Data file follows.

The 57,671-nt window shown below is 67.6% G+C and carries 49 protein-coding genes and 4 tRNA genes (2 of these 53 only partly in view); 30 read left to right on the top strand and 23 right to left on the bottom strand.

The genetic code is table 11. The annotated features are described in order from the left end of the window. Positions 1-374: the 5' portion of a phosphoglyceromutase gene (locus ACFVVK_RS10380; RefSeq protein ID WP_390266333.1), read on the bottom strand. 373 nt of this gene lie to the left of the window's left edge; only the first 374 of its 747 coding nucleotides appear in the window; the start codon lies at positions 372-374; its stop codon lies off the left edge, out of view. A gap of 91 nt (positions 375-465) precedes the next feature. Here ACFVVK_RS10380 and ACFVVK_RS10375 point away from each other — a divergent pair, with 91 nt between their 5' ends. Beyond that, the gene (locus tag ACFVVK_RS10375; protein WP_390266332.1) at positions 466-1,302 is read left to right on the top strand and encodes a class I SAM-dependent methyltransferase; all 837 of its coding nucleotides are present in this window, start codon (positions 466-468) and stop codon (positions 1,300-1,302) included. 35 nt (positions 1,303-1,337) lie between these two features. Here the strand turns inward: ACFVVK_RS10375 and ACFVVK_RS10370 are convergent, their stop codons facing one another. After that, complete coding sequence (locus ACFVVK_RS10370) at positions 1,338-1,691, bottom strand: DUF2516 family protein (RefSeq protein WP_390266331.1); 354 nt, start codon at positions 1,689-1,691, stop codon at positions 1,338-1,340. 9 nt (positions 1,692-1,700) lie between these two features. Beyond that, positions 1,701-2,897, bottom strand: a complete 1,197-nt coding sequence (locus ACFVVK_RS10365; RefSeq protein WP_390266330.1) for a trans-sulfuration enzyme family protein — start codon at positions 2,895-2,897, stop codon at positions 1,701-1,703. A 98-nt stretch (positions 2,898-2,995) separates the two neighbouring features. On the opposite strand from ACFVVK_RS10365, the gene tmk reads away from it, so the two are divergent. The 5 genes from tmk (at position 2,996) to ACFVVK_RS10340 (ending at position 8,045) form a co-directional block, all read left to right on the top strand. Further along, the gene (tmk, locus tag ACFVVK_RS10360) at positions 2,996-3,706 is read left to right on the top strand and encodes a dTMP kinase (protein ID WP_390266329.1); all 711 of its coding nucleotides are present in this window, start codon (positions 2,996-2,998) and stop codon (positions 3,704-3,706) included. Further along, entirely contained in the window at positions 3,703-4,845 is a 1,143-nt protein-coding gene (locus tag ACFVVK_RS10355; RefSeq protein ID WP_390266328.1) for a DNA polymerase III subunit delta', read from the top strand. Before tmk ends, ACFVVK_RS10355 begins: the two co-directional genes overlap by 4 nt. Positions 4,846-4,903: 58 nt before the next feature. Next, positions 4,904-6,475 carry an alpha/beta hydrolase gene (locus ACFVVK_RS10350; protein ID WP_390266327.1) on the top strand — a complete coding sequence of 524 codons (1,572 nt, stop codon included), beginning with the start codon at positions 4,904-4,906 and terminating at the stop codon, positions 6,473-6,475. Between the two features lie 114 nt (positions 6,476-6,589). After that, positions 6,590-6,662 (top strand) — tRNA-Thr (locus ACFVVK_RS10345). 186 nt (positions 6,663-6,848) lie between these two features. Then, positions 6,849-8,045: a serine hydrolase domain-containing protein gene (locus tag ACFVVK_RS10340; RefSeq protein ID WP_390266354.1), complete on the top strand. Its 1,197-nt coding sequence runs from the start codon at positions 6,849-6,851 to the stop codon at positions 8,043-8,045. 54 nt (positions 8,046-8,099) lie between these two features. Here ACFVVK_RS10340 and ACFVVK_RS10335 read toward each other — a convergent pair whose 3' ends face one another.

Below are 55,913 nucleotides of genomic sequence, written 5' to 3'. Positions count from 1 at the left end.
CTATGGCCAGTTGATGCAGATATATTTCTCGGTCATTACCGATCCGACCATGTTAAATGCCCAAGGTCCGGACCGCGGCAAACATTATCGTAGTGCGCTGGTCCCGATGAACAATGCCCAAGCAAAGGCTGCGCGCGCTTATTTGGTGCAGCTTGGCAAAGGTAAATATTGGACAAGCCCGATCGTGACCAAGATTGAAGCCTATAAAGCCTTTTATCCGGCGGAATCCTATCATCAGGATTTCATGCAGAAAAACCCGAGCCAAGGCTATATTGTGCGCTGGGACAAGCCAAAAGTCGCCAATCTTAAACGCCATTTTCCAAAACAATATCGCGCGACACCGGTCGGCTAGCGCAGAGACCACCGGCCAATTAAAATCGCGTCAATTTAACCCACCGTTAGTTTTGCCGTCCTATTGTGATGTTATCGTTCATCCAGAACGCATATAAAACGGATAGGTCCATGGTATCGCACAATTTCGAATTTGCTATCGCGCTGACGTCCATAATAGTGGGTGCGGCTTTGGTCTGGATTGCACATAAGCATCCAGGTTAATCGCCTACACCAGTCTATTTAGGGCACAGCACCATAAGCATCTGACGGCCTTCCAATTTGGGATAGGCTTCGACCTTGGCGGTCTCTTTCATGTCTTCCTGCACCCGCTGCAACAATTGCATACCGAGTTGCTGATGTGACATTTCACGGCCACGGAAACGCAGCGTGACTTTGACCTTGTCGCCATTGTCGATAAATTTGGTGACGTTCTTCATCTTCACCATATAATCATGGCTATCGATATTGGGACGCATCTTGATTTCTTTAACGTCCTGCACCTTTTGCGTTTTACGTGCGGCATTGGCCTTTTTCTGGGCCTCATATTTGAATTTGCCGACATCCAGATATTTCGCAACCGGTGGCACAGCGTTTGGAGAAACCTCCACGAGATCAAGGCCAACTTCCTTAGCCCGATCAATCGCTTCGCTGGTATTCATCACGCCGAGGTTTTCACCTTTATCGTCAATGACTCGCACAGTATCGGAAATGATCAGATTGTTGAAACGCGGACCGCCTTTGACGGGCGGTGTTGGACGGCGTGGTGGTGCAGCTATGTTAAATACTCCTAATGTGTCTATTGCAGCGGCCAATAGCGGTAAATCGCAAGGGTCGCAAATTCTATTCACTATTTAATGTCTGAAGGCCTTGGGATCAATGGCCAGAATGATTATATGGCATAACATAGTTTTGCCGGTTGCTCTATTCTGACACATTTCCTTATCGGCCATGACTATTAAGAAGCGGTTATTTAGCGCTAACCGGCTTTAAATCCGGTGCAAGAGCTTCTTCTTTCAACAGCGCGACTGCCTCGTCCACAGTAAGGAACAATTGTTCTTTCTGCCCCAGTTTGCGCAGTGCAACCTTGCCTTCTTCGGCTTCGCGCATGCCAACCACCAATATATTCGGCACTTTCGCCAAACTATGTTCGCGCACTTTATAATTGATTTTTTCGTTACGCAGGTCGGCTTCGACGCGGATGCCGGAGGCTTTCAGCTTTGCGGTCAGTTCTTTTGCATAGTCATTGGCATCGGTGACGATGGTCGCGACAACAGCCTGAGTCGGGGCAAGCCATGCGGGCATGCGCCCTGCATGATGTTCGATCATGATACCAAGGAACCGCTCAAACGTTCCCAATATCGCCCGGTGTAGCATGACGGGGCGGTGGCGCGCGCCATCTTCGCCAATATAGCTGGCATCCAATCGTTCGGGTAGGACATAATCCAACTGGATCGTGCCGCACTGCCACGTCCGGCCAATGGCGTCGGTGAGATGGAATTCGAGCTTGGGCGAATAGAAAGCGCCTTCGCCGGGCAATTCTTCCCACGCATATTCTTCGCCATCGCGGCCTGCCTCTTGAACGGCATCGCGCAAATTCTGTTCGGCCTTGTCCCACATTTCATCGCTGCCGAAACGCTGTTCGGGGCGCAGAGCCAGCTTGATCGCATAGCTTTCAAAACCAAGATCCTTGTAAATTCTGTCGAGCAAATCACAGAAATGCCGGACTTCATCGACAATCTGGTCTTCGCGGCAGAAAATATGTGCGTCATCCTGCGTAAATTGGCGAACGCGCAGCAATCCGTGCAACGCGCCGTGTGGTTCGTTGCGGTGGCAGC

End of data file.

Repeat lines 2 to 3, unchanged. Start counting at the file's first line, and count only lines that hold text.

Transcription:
The genetic code is table 11. The annotated features are described in order from the left end of the window. Positions 1-374: the 5' portion of a phosphoglyceromutase gene (locus ACFVVK_RS10380; RefSeq protein ID WP_390266333.1), read on the bottom strand. 373 nt of this gene lie to the left of the window's left edge; only the first 374 of its 747 coding nucleotides appear in the window; the start codon lies at positions 372-374; its stop codon lies off the left edge, out of view. A gap of 91 nt (positions 375-465) precedes the next feature. Here ACFVVK_RS10380 and ACFVVK_RS10375 point away from each other — a divergent pair, with 91 nt between their 5' ends. Beyond that, the gene (locus tag ACFVVK_RS10375; protein WP_390266332.1) at positions 466-1,302 is read left to right on the top strand and encodes a class I SAM-dependent methyltransferase; all 837 of its coding nucleotides are present in this window, start codon (positions 466-468) and stop codon (positions 1,300-1,302) included. 35 nt (positions 1,303-1,337) lie between these two features. Here the strand turns inward: ACFVVK_RS10375 and ACFVVK_RS10370 are convergent, their stop codons facing one another. After that, complete coding sequence (locus ACFVVK_RS10370) at positions 1,338-1,691, bottom strand: DUF2516 family protein (RefSeq protein WP_390266331.1); 354 nt, start codon at positions 1,689-1,691, stop codon at positions 1,338-1,340. 9 nt (positions 1,692-1,700) lie between these two features. Beyond that, positions 1,701-2,897, bottom strand: a complete 1,197-nt coding sequence (locus ACFVVK_RS10365; RefSeq protein WP_390266330.1) for a trans-sulfuration enzyme family protein — start codon at positions 2,895-2,897, stop codon at positions 1,701-1,703. A 98-nt stretch (positions 2,898-2,995) separates the two neighbouring features. On the opposite strand from ACFVVK_RS10365, the gene tmk reads away from it, so the two are divergent. The 5 genes from tmk (at position 2,996) to ACFVVK_RS10340 (ending at position 8,045) form a co-directional block, all read left to right on the top strand. Further along, the gene (tmk, locus tag ACFVVK_RS10360) at positions 2,996-3,706 is read left to right on the top strand and encodes a dTMP kinase (protein ID WP_390266329.1); all 711 of its coding nucleotides are present in this window, start codon (positions 2,996-2,998) and stop codon (positions 3,704-3,706) included. Further along, entirely contained in the window at positions 3,703-4,845 is a 1,143-nt protein-coding gene (locus tag ACFVVK_RS10355; RefSeq protein ID WP_390266328.1) for a DNA polymerase III subunit delta', read from the top strand. Before tmk ends, ACFVVK_RS10355 begins: the two co-directional genes overlap by 4 nt. Positions 4,846-4,903: 58 nt before the next feature. Next, positions 4,904-6,475 carry an alpha/beta hydrolase gene (locus ACFVVK_RS10350; protein ID WP_390266327.1) on the top strand — a complete coding sequence of 524 codons (1,572 nt, stop codon included), beginning with the start codon at positions 4,904-4,906 and terminating at the stop codon, positions 6,473-6,475. Between the two features lie 114 nt (positions 6,476-6,589). After that, positions 6,590-6,662 (top strand) — tRNA-Thr (locus ACFVVK_RS10345). 186 nt (positions 6,663-6,848) lie between these two features. Then, positions 6,849-8,045: a serine hydrolase domain-containing protein gene (locus tag ACFVVK_RS10340; RefSeq protein ID WP_390266354.1), complete on the top strand. Its 1,197-nt coding sequence runs from the start codon at positions 6,849-6,851 to the stop codon at positions 8,043-8,045. 54 nt (positions 8,046-8,099) lie between these two features. Here ACFVVK_RS10340 and ACFVVK_RS10335 read toward each other — a convergent pair whose 3' ends face one another.

Below are 55,913 nucleotides of genomic sequence, written 5' to 3'. Positions count from 1 at the left end.